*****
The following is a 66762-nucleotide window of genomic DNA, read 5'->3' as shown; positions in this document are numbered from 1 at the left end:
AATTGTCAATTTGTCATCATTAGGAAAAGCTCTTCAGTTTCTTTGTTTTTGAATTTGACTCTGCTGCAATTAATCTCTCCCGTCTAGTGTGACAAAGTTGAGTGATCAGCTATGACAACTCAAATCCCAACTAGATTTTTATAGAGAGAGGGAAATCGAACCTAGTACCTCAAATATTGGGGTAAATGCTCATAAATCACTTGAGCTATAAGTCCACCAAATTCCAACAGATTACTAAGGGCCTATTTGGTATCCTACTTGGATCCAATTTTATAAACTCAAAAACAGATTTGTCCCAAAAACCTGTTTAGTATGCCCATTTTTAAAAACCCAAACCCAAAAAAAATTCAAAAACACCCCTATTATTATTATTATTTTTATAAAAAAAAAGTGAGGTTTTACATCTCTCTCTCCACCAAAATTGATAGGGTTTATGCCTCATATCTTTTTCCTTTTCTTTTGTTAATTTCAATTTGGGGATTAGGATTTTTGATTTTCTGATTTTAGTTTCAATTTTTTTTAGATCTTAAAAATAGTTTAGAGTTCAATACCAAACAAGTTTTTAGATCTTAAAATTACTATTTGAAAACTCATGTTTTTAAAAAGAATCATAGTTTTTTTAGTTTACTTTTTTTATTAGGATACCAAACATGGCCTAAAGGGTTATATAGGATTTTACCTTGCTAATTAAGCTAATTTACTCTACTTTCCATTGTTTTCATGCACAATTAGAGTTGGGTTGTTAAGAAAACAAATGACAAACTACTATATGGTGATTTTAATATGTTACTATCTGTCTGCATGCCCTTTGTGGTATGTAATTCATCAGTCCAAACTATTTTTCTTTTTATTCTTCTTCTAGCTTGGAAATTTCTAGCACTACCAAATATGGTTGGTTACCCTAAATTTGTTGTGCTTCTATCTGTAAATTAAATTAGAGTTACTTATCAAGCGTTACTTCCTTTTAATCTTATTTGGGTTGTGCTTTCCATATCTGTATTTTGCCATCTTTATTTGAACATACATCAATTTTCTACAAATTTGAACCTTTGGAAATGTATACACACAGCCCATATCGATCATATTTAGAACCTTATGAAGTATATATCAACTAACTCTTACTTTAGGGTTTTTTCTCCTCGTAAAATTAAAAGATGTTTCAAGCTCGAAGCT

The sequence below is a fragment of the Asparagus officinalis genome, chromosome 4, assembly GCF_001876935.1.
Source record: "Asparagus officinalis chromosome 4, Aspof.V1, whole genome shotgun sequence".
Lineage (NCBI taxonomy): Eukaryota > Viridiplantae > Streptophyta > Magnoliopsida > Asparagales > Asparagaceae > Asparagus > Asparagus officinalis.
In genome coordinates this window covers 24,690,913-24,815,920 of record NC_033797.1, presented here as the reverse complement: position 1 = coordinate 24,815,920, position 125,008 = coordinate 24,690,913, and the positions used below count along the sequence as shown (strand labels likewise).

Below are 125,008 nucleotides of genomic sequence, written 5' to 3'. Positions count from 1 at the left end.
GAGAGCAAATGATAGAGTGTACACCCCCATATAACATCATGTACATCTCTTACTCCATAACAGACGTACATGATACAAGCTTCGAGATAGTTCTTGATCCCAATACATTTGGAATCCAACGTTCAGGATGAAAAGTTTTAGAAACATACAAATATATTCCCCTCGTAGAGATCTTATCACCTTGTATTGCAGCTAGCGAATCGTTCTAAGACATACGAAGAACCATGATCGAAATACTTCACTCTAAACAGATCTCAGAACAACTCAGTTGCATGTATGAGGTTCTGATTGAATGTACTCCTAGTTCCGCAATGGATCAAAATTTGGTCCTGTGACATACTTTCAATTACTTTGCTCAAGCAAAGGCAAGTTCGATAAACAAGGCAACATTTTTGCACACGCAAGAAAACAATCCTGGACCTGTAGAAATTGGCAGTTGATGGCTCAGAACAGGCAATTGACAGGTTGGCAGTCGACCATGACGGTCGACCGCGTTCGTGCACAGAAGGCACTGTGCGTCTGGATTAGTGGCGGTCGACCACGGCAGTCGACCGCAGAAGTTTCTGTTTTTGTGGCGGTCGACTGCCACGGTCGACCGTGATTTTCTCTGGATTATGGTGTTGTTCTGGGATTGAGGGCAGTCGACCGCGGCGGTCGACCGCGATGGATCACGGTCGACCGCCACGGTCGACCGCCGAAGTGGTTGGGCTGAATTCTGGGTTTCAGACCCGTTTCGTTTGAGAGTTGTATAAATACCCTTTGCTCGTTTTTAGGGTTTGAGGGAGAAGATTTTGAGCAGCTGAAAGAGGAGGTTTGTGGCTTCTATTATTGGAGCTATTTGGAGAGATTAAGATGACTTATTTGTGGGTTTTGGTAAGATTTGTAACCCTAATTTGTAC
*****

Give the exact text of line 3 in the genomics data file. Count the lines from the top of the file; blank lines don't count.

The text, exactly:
The sequence below is a fragment of the Asparagus officinalis genome, chromosome 4, assembly GCF_001876935.1.